Responsibility and Relationships: From You and Me to Society

Over the past eight months or so, my wife and I have been renting a house after moving from a different city. Several weeks ago we found a house to buy. We approached our landlord, who lives out of state, and proposed that if he can let us out of our lease we could help him find a new tenant and fix up the place to move-in ready condition before the new tenant moves in. To us, this seemed like a perfectly normal proposition and apparently so did our landlord.

So, for the past two weeks we have been advertising the house, letting people view the house, and handing out applications and landlord contact information. But, what has been surprising about this whole process is that the people who call and come to see the house cannot figure out why we are doing this. They can’t make sense out of why we would be advertising the house, why we would be showing the house, and why we would be discussing the terms of the lease. When they ask “why?” I want to just say, because we’re responsible adults. But, I just give them a rather lengthy rationale instead.

I don’t think people have any models for how to develop straightforward relationships with people and how to assume responsibility for situations. The relationships they encounter with housing are all adversarial and based on distrust. Gregory Bateson’s complementary (dominant–submissive) and symmetrical (competitive or adversarial) types of relationships seem to characterize the vast majority of relationships encountered in the business of everyday life. As for “responsibility,” schools don’t really address it, even though they talk about teaching it all of the time. Their parents have been caught up in the same messy relationships and have lacked any experience in responsibility. And, most workplaces are based on the same dysfunctional sorts of relationships and lack of trust.

We live in a society where the relationships are out of whack. In such contexts, a number of the social characteristics we all discuss and say that we value are just not supported. These social characteristics include responsibility, ethics, empathy, moral reasoning/judgment, and so forth. We’ve created a social context where these sorts of positive personal and social characteristics are not supported, encouraged, or developed. There are few positive models for others to emulate. The vast majority of relationships are problematic at best. What we see in the media are dysfunctional relationships. The vast majority of our politicians do not model functional (reciprocal, negotiable) relationships or any of the positive social characteristics. I’d like to say that looking at the Republican debates is clear evidence of dysfunctionality, but the same holds true for almost all politicians. It’s just that the Republicans seem have taken the bar to a whole new low point. However, the point is that the predominant model of behavior as represented in film, TV, news, and everyday encounters is one that does not value reciprocal relationships and the values and behaviors that are intertwined in such relationships. Reciprocal relationships (Bateson’s third type) are those that are based on some sense of trust, and where terms and issues are negotiated rather than becoming the source of conflict and resentment. This sort of relationship should be what we strive to achieve with our partners, our friends, our families, and our adversaries. What would Congress look like if reciprocity was the basis for interactions. Instead of blockages and other childish games, we may see adults sitting down together in serious conversation. Disagreements would be a source of negotiation, change, and growth. But, instead we are left with childish, self-centered antics that only serve to prevent growth and destabilize the whole of society.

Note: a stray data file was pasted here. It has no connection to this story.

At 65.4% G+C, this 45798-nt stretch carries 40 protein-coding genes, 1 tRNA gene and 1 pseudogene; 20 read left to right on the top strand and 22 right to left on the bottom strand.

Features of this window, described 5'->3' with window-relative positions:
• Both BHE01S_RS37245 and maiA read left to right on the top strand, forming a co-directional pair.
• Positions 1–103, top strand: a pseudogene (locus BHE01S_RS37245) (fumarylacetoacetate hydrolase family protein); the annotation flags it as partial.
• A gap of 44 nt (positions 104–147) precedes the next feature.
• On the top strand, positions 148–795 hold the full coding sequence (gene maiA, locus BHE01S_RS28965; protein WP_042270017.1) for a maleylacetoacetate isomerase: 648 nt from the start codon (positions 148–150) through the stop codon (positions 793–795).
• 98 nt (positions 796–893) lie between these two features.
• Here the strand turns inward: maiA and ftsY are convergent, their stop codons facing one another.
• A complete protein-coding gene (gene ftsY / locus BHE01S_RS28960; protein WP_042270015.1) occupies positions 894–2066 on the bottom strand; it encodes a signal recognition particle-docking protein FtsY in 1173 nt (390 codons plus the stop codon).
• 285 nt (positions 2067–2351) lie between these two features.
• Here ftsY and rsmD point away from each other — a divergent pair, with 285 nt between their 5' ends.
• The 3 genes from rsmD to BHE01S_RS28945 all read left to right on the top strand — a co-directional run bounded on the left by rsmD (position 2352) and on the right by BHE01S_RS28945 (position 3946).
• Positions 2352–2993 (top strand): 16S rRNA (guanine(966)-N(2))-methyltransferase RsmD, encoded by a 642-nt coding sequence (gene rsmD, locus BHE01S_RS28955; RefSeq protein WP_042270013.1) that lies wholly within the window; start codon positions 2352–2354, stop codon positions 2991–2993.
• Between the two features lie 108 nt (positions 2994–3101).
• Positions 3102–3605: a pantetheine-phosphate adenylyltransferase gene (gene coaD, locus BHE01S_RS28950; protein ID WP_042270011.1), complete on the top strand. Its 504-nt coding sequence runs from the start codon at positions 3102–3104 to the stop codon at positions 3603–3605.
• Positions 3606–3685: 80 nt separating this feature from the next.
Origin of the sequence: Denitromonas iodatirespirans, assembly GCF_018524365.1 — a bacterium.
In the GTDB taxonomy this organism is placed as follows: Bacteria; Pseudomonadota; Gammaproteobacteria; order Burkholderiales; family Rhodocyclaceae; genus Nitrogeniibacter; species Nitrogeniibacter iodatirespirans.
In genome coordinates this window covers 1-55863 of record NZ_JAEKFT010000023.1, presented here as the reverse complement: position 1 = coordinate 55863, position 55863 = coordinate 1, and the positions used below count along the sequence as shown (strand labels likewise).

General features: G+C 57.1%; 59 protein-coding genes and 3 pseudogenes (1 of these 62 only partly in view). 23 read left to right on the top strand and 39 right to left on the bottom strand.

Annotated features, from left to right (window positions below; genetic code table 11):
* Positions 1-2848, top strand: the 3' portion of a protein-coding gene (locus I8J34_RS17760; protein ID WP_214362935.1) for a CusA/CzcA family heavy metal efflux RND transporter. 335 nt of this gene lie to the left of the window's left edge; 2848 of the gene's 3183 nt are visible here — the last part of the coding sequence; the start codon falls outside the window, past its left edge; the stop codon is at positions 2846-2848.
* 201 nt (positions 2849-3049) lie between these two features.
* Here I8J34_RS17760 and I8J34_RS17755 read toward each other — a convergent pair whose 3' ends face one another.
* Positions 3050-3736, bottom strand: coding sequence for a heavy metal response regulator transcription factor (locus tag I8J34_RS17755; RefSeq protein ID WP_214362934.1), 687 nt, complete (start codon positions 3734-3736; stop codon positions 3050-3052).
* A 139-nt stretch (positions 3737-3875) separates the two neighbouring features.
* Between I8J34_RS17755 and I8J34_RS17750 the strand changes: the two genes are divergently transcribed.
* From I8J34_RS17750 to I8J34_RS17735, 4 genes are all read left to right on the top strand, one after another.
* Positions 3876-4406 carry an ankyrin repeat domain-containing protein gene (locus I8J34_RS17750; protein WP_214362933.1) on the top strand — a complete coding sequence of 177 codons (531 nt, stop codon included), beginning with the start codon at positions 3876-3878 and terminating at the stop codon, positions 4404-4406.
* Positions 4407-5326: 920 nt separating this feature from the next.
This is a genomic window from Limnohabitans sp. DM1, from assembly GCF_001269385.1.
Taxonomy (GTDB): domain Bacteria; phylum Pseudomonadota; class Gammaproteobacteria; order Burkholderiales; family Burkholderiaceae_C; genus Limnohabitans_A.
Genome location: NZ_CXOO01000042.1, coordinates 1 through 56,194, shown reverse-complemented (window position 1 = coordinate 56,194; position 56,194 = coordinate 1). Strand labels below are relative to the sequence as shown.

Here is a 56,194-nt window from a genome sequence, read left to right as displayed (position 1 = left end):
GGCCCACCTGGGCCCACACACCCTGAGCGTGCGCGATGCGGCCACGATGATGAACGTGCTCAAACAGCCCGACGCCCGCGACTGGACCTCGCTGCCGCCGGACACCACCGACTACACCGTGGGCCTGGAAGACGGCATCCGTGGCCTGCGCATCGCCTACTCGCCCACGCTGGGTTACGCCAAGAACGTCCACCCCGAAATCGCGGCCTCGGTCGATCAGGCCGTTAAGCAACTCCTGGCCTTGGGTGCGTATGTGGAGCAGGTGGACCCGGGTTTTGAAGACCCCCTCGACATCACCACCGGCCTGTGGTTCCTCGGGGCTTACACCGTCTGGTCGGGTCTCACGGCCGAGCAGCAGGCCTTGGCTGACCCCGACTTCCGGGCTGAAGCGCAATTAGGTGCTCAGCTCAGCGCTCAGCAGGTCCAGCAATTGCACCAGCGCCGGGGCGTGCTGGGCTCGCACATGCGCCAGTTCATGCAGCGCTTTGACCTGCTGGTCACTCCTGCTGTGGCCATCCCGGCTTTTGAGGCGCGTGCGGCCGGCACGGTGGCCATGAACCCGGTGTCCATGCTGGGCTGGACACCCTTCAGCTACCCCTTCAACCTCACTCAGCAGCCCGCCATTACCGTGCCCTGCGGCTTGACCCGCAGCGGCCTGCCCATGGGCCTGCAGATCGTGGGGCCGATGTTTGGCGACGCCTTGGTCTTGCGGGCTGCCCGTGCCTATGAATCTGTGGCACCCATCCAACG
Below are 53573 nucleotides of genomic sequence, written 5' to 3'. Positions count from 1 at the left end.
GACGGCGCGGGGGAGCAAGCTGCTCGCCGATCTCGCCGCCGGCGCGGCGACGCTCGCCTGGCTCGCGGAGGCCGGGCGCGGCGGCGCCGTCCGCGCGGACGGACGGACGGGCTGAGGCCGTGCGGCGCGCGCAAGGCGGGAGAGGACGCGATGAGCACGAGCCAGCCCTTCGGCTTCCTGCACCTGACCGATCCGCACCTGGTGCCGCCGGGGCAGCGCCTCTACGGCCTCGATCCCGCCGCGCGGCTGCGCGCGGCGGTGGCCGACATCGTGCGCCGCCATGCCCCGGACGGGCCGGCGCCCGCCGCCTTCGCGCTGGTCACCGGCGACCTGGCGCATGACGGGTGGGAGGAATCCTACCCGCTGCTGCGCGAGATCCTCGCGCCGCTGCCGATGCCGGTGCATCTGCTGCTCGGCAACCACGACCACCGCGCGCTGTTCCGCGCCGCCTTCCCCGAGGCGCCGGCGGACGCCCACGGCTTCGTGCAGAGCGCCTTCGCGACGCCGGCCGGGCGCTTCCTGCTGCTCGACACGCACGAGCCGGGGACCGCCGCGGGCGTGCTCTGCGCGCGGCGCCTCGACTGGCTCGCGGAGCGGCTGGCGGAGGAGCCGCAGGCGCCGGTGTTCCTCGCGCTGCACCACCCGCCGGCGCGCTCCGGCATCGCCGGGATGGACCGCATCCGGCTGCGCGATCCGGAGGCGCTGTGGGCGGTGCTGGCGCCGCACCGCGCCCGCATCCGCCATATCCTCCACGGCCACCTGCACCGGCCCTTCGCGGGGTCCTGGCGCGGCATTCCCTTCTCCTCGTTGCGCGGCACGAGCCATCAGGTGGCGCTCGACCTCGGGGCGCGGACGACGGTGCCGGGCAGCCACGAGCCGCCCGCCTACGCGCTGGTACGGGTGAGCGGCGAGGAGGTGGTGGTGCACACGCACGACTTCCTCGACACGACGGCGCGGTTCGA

As The Turtles said, “You don’t believe we’re on the eve of destruction.” But, here we are and not quite in the way The Turtles saw it.

We can step back from this precipice and change our ways of thinking and acting, but that will take an overwhelming desire from a vast majority of people to just say “NO MORE” to this nonsense.

About Jeff Bloom

I'm a Researcher with and am on the Advisory Board of the International Bateson Institute and am a professor emeritus with the Department of Teaching & Learning, College of Education, Northern Arizona University.
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